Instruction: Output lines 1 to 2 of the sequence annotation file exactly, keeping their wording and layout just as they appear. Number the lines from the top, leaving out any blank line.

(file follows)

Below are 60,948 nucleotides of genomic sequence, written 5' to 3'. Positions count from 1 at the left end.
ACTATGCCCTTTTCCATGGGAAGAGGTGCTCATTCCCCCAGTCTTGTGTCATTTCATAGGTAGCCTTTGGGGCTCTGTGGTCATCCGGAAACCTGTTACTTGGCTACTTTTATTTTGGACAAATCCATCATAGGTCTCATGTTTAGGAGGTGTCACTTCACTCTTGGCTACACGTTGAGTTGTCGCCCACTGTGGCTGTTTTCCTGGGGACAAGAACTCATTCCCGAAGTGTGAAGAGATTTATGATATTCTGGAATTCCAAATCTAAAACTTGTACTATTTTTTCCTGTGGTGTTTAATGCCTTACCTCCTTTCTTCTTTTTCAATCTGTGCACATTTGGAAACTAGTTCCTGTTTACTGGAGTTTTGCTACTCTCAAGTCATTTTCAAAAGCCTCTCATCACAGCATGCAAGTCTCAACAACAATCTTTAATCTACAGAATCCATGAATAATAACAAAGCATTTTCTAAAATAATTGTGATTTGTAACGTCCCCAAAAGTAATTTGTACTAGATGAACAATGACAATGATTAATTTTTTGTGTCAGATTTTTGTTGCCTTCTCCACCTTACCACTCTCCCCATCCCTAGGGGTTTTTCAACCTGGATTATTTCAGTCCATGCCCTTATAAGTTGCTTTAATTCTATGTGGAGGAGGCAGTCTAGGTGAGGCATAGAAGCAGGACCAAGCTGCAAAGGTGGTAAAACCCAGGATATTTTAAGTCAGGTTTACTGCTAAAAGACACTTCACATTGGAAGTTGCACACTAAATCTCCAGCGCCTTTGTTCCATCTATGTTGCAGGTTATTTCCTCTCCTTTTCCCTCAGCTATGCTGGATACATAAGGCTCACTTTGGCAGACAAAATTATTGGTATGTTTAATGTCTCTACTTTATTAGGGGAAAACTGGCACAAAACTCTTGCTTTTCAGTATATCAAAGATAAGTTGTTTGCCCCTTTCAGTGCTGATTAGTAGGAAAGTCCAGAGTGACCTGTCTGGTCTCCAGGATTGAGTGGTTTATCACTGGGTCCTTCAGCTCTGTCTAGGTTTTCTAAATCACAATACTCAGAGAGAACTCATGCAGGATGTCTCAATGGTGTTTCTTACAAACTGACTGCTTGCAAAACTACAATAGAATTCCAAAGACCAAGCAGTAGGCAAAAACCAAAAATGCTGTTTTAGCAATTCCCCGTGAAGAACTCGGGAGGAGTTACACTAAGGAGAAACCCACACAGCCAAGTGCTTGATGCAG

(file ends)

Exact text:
Below are 60,948 nucleotides of genomic sequence, written 5' to 3'. Positions count from 1 at the left end.
ACTATGCCCTTTTCCATGGGAAGAGGTGCTCATTCCCCCAGTCTTGTGTCATTTCATAGGTAGCCTTTGGGGCTCTGTGGTCATCCGGAAACCTGTTACTTGGCTACTTTTATTTTGGACAAATCCATCATAGGTCTCATGTTTAGGAGGTGTCACTTCACTCTTGGCTACACGTTGAGTTGTCGCCCACTGTGGCTGTTTTCCTGGGGACAAGAACTCATTCCCGAAGTGTGAAGAGATTTATGATATTCTGGAATTCCAAATCTAAAACTTGTACTATTTTTTCCTGTGGTGTTTAATGCCTTACCTCCTTTCTTCTTTTTCAATCTGTGCACATTTGGAAACTAGTTCCTGTTTACTGGAGTTTTGCTACTCTCAAGTCATTTTCAAAAGCCTCTCATCACAGCATGCAAGTCTCAACAACAATCTTTAATCTACAGAATCCATGAATAATAACAAAGCATTTTCTAAAATAATTGTGATTTGTAACGTCCCCAAAAGTAATTTGTACTAGATGAACAATGACAATGATTAATTTTTTGTGTCAGATTTTTGTTGCCTTCTCCACCTTACCACTCTCCCCATCCCTAGGGGTTTTTCAACCTGGATTATTTCAGTCCATGCCCTTATAAGTTGCTTTAATTCTATGTGGAGGAGGCAGTCTAGGTGAGGCATAGAAGCAGGACCAAGCTGCAAAGGTGGTAAAACCCAGGATATTTTAAGTCAGGTTTACTGCTAAAAGACACTTCACATTGGAAGTTGCACACTAAATCTCCAGCGCCTTTGTTCCATCTATGTTGCAGGTTATTTCCTCTCCTTTTCCCTCAGCTATGCTGGATACATAAGGCTCACTTTGGCAGACAAAATTATTGGTATGTTTAATGTCTCTACTTTATTAGGGGAAAACTGGCACAAAACTCTTGCTTTTCAGTATATCAAAGATAAGTTGTTTGCCCCTTTCAGTGCTGATTAGTAGGAAAGTCCAGAGTGACCTGTCTGGTCTCCAGGATTGAGTGGTTTATCACTGGGTCCTTCAGCTCTGTCTAGGTTTTCTAAATCACAATACTCAGAGAGAACTCATGCAGGATGTCTCAATGGTGTTTCTTACAAACTGACTGCTTGCAAAACTACAATAGAATTCCAAAGACCAAGCAGTAGGCAAAAACCAAAAATGCTGTTTTAGCAATTCCCCGTGAAGAACTCGGGAGGAGTTACACTAAGGAGAAACCCACACAGCCAAGTGCTTGATGCAG